why i write about the good stuff

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**The following is not a plea for pity.  The note I received from a reader was kindly written and received without offense.  I’m sharing a snippet of it here, with permission, because I believe it’s worth addressing.**

Here is what she said:

“While I believe you have a knack for writing, I’m bothered that your stories always have a happy ending.  What about those of us who don’t get to the happy part for any number of reasons?  What you mean for encouragement is somehow discouraging to me since life in my home rarely looks like what it seems to in yours.”

Herein lies the danger of the internet.  We only see what we’re shown.  You only read what I write.

You can’t possibly know how very real my life is.  You couldn’t begin to imagine how different it probably is in my home than it appears in my feed.  You can’t know because I don’t come here to saddle you with my burdens but to encourage you in yours.

Because, yes, real life is filled with failures.  It’s full of falling downs and not wanting to get back ups.  It’s all part of the revised plan and has been since sin was first introduced.

We’re all wading through the same mud.  It’s deep and it’s slippery and it doesn’t even have to be raining for us to suddenly realize we’re knee-deep in a heap of it.

If you took an honest peek in my home you’d find toddlers having meltdowns, girls spouting tears for no conceivable reason, boys with way too much testosterone, teens with mood swings to rival any PMS out there, and a baby who clearly believes it’s child abuse if he’s not being held.  Every single day carries its own struggles and trials and moments where I want to throw in the towel.  Some days even find me melting in my own tears as I lament to my husband how we’re ruining our children.

Graceful mothering at its best, right?  Obviously, no.  But there’s more to the story.  And if we stop reading we’ll never get to the good stuff.

Sadly, we’re so much better at wallowing in the bad stuff.

I use this space to write largely of the victories because that is where my heart thrives and grows.  When I slow down enough to take notice of how God is at work, my faith sprouts and begins to blossom.  Enduring the rough patches is simply the process of weeding out snares before they can take root.  And if I’m faithful to weed, dirty and sweaty as the job may be, I can count on Him to water and provide the light necessary for good growth.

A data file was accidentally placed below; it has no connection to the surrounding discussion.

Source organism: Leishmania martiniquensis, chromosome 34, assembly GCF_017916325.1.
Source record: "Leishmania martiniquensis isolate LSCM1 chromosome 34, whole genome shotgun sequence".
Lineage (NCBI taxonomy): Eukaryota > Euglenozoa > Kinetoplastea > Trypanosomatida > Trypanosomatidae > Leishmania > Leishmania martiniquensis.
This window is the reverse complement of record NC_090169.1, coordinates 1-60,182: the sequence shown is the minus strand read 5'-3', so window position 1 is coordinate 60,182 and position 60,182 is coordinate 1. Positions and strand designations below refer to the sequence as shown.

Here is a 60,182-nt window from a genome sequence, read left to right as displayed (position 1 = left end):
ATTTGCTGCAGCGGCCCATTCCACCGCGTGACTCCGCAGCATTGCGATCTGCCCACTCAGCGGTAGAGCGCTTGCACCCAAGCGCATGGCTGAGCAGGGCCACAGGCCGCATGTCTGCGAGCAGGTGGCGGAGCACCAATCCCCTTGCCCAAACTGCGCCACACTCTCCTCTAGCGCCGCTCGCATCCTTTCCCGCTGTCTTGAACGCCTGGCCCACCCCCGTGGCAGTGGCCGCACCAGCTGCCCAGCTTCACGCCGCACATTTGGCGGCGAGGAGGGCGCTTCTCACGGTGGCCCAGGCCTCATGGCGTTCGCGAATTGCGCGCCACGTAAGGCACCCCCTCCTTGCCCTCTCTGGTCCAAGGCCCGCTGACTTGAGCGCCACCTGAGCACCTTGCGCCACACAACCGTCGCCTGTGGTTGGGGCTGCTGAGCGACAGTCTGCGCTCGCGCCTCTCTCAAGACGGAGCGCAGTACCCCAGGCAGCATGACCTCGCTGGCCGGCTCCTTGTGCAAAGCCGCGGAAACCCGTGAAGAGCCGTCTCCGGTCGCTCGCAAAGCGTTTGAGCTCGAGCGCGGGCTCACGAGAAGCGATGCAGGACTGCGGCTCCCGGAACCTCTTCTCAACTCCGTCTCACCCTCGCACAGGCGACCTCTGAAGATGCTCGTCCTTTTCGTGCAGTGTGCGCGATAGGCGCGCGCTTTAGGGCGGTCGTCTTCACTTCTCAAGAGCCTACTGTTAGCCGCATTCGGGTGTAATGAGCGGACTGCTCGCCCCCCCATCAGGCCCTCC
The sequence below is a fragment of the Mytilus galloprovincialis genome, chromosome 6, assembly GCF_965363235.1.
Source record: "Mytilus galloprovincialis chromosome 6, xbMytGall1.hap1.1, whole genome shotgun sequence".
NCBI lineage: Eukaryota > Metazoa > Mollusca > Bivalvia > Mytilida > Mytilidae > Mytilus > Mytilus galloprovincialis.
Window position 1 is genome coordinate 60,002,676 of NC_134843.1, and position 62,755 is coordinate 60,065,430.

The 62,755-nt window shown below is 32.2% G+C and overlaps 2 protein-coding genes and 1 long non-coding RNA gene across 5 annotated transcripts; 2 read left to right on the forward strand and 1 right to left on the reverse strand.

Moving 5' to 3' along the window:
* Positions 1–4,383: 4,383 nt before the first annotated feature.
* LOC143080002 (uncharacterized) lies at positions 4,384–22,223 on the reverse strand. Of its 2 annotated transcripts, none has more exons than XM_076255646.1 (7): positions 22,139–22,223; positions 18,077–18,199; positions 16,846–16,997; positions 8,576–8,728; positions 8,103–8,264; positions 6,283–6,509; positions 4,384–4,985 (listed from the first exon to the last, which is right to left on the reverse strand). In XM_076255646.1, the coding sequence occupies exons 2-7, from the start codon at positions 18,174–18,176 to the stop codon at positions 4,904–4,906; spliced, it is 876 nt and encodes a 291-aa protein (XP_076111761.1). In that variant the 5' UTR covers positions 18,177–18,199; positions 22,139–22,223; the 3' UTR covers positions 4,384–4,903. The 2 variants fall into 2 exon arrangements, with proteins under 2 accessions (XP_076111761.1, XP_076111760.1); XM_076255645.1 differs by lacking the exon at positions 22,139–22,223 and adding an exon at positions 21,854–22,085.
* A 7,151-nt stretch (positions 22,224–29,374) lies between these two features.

But if I’m so busy moaning about the weeds they’ll never get weeded.

Not long ago my daughter wrote me a note that said…I’m becoming a jerk and I don’t know what to do. I’m no different than any other mother in that I don’t want to hear my little girl is becoming a jerk.   But the Lord was giving her a glimpse of her own soiled character and injecting her with a desire for change.  That, my friends, is a victory.  And it’s the kind of victory that opens the door to more victories.

I can choose to stew over the fact that my little girl is hyper-sensitive or too quick to cry or a bit hard on her younger sister.  Or I can choose to celebrate the fact that she is seeking after change.  That her heart yearns for cleansing.  That she’s reaching the age at which she has begun to be responsible for her own spiritual condition.

Totally worth celebrating and absolutely counts as a victory.

We all smell suspiciously of mud on occasion.  Whether it’s the art of parenting or marrying or working or resting, we tend to make a mess of it on our own.  Because it was never, ever meant to be done on our own anyway.  Keep reading your story looking for the good stuff and He’ll keep writing it until you find your happy ending, at last!

And please don’t ever be discouraged by anything I write.  Take heart knowing it takes a whole lot of yuck to get to the yum in this house, too.

 

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when nursing your baby is just hard

It’s supposed to be such a beautiful thing, this whole nursing experience.  And it can be.

But sometimes it’s not and for me, that sometimes is now.

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He’s my 8th child which also means he’s the 8th child I ‘ve breastfed.  You’d think I’d have it all down by now.  And maybe I do but my little guy sure doesn’t.  It’s been a rough go from the start when my milk refused to come in.  A normal lactating experience for me is that my little nursling has ample amounts of colostrum in those first few days followed by ridiculously-more-than-ample amounts of milk about 4 days in.  Only this time the only thing I had in ample supply was stress because the milk part just wasn’t happening.

Determined not to supplement with formula I scrambled to find ways to stimulate production.  My darling husband drove far and wide in his new-dad haze of exhaustion gathering supplies I had deemed necessary.  On my list were the following: Fenugreek, Brewer’s Yeast, Oatmeal, Mother’s Milk Tea and copious amounts of bottled water because I am the biggest water snob you’ll ever hope to meet.  He also threw nearly $200 into the hands of a retail shop carrying the pump we were both sure would save the day.  Maybe it has but most of the time I just want to toss it down and stomp on it.